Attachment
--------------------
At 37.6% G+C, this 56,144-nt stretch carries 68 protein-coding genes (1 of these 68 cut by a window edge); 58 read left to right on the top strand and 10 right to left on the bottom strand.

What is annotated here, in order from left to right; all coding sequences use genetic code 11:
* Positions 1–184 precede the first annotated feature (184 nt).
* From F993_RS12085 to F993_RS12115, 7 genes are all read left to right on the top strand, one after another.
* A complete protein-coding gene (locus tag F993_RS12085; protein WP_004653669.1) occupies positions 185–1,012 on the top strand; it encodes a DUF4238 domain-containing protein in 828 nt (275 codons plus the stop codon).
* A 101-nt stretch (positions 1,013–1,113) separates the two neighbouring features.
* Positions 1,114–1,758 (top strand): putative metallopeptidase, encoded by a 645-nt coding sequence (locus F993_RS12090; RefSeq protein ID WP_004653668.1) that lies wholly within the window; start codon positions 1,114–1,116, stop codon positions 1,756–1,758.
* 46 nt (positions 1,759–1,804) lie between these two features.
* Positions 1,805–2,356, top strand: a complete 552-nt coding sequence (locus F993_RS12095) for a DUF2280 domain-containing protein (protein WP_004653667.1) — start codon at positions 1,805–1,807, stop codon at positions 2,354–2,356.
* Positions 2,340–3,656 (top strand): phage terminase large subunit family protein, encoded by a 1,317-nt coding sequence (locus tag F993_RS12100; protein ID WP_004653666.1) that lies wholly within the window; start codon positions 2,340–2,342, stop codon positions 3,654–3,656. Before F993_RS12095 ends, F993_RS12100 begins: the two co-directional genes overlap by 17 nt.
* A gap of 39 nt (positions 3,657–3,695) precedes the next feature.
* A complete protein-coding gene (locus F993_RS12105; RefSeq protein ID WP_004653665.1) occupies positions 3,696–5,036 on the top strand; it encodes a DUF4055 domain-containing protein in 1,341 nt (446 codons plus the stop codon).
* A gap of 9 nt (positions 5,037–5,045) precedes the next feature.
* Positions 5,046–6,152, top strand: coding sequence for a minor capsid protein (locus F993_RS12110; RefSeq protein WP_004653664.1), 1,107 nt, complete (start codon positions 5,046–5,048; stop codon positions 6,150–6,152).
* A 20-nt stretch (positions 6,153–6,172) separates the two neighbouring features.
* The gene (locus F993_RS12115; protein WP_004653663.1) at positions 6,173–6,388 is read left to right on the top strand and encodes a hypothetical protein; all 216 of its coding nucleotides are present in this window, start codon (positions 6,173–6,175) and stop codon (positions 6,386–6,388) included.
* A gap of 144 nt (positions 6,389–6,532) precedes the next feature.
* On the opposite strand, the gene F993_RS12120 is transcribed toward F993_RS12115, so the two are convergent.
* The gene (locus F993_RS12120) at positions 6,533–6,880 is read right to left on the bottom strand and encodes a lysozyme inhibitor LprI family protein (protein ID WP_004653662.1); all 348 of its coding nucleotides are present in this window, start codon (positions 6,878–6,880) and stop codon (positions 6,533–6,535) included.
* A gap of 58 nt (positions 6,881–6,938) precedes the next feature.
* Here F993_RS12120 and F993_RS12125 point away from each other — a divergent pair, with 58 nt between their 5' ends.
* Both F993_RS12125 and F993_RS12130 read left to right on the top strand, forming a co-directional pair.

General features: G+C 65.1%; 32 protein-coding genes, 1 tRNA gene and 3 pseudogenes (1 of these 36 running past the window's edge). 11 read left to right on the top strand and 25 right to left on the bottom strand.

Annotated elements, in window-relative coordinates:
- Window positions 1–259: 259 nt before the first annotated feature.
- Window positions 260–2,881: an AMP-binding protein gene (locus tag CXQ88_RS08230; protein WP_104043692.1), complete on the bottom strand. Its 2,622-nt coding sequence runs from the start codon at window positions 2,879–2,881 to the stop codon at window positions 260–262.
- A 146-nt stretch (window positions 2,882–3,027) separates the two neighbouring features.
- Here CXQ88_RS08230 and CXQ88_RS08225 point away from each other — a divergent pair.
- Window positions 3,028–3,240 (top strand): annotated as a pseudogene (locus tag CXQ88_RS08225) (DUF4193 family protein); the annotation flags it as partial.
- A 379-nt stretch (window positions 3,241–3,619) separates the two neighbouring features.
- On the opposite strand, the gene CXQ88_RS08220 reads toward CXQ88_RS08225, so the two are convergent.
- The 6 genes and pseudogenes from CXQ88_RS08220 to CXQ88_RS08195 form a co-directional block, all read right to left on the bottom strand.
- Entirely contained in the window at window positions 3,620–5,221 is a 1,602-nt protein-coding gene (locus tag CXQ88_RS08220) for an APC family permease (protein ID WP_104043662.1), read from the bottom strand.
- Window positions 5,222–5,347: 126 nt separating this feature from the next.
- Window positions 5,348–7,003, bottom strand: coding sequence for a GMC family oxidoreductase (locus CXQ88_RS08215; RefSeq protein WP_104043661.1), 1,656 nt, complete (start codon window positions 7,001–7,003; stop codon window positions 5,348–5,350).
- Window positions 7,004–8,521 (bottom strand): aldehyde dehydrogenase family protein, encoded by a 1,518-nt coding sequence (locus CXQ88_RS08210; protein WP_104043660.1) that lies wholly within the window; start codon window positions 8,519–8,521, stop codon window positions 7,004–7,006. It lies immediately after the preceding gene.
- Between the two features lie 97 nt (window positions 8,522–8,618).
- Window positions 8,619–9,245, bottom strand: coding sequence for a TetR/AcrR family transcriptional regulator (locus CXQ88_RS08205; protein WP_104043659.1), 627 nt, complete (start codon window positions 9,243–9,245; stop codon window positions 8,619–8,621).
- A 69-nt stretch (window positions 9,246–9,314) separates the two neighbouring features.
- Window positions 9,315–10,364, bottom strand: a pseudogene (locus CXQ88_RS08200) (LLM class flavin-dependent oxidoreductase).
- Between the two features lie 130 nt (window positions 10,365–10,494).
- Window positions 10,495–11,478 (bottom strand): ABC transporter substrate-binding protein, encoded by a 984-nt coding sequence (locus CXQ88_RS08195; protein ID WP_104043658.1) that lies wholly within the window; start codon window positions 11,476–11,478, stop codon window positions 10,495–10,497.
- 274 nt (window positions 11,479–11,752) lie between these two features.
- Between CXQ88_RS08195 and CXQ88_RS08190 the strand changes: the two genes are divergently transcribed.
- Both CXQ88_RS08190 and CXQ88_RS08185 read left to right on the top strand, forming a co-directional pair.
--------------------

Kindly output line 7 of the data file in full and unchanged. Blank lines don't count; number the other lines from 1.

* Positions 1,114–1,758 (top strand): putative metallopeptidase, encoded by a 645-nt coding sequence (locus F993_RS12090; RefSeq protein ID WP_004653668.1) that lies wholly within the window; start codon positions 1,114–1,116, stop codon positions 1,756–1,758.